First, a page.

of the Late Manner of the
Ancient Greek (active ca. 500 BCE - ca. 475 BCE) Primary
Red-figure Lekythos (Oil Bottle) with WomanClassical
Around 470 BCE - 460 BCE
10 5/8 x 3 7/8 x 3 7/8 in. (27 x 9.8 x 9.8 cm)
Bryn Mawr College
Accession Number: P.1757
Geography: Europe, Greece (Athens)
Classification: Containers and Vessels; Vessels; Lekythoi
Keywords Click a term to view the records with the same keywordThis object has the following keywords:
altars*, Attic*, chitons*, himations*, lekythoi*, lekythoi type II, pentimenti*, preliminary sketches*, Red-figure*, underdrawings*, vase paintings*, Warriors, women*
- altars - Elevated platforms or constructions upon which religious sacrifice is offered or other religious or spiritual activities carried out. In a Christian church altars are platforms where Eucharistic elements are consecrated, in the ancient tradition of a sacrifice. Includes both indoor small, tablelike fixtures and larger, free-standing, outdoor structures. It consists of a horizontal part, the mensa, placed on various types of supports. For the surface at which communion is celebrated in Protestant churches, use "communion tables."
- Attic - Style and culture of the region of Attica. For culture particular to the capital of Attica, Athens, use "Athenian."
- chitons - Tunics, short or long, and generally of linen, worn by men and women in ancient Greece.
- himations - Wool mantles worn by women and men in ancient Greece.
- lekythoi - Ancient Greek one-handled, usually tall and slender narrow-necked vessels used for oil and unguents and as an offering for the dead. The form resembles the aryballos in that it has a narrow neck and a single handle, but the lekythos is generally a taller vessel with a small, deep mouth. The Greek word lekythos was undoubtedly used for the various forms called "lekythos" today, although it also appears that the term was used for oil vessels in general in Ancient times.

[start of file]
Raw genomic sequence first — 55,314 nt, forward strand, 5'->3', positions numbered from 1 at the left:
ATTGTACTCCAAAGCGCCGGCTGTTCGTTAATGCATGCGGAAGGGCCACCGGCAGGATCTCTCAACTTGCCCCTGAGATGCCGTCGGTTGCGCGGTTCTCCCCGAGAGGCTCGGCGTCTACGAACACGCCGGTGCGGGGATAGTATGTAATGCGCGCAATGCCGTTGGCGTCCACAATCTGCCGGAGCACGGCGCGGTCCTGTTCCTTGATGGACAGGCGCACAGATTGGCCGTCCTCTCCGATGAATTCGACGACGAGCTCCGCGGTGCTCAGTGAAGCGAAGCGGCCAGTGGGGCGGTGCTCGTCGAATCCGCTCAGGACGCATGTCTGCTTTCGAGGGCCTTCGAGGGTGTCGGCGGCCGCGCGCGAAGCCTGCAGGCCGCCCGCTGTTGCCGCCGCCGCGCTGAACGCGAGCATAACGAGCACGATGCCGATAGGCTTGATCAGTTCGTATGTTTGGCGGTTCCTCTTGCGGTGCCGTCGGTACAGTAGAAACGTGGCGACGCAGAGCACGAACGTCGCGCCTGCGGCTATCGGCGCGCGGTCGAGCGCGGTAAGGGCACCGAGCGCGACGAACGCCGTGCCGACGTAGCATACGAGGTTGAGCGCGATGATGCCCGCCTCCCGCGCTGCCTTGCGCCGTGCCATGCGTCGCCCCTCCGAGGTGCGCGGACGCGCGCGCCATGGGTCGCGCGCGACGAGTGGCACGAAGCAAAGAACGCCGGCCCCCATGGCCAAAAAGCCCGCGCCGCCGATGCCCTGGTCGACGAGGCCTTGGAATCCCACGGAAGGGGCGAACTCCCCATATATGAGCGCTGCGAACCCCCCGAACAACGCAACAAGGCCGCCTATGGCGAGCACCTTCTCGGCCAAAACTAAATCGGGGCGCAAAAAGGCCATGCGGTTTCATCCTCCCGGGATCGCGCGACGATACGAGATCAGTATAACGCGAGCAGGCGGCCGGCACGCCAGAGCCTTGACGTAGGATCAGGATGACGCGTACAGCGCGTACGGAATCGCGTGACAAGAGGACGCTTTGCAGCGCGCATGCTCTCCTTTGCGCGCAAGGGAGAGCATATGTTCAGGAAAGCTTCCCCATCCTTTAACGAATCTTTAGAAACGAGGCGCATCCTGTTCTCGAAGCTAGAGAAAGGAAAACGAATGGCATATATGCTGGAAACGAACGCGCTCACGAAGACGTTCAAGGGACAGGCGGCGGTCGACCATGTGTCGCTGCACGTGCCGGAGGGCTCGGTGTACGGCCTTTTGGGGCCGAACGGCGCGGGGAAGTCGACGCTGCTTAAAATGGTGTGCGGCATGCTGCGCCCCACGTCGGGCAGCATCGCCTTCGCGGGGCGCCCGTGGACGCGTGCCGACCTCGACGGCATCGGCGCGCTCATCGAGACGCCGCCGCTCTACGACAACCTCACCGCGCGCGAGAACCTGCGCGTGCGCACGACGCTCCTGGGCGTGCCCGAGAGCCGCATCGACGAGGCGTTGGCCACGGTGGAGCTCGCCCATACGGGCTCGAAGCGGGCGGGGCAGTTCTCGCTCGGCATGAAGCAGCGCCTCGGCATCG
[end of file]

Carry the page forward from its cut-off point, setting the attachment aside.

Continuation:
- lekythoi type II
- pentimenti - The physical evidence of an artist's change of mind, apparent when areas of a painting that have been painted over become visible.
- preliminary sketches - Aids to the initial visualization of a design, especially, but not limited to, drawings. Less finished than "preliminary drawings" or "preparatory drawings."
- Red-figure - Refers to a style of Greek vase painting that developed from the Black-figure style. It appeared in Athens around 530 BCE and spread to other areas of Greece, southern Italy, Etruria, and elsewhere in the Mediterranean area, until it disappeared in the third century BCE. The style is characterized by a particular technique, which involves the use of refined slip and a two-phase firing process to create a black ground through sintering, with figures reserved in red. The details of the figures are more fluid than in the Black-figure style, and are typically drawn with a brush, using both a defined, black relief line and a more dilute line that varies in color from dark gold to black.
- underdrawings - Drawings preliminary to other works of art that are actually incorporated into those works.
- vase paintings - Refers to two-dimensional decoration applied to pottery by using paint made of metallic oxides or other pigments held in suspension in slip or another medium. The term is particularly used to refer to Ancient Greek red- and black-figure works. See also "porcelain paintings (visual works)."
- women - Refers to female human beings from young adulthood through old age.
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Bibliography ListThe following Bibliography exist for this object:
Ann Harnwell Ashmead
and Kyle M. Phillips.
Corpus Vasorum Antiquorum, United States, Fascicule 13.
Princeton University Press.
Princeton, NJ, 1971
Page Number: 54, Figure Number: Plate 38, 7-8
Portfolio List Click a portfolio name to view all the objects in that portfolioThis object is a member of the following portfolios:
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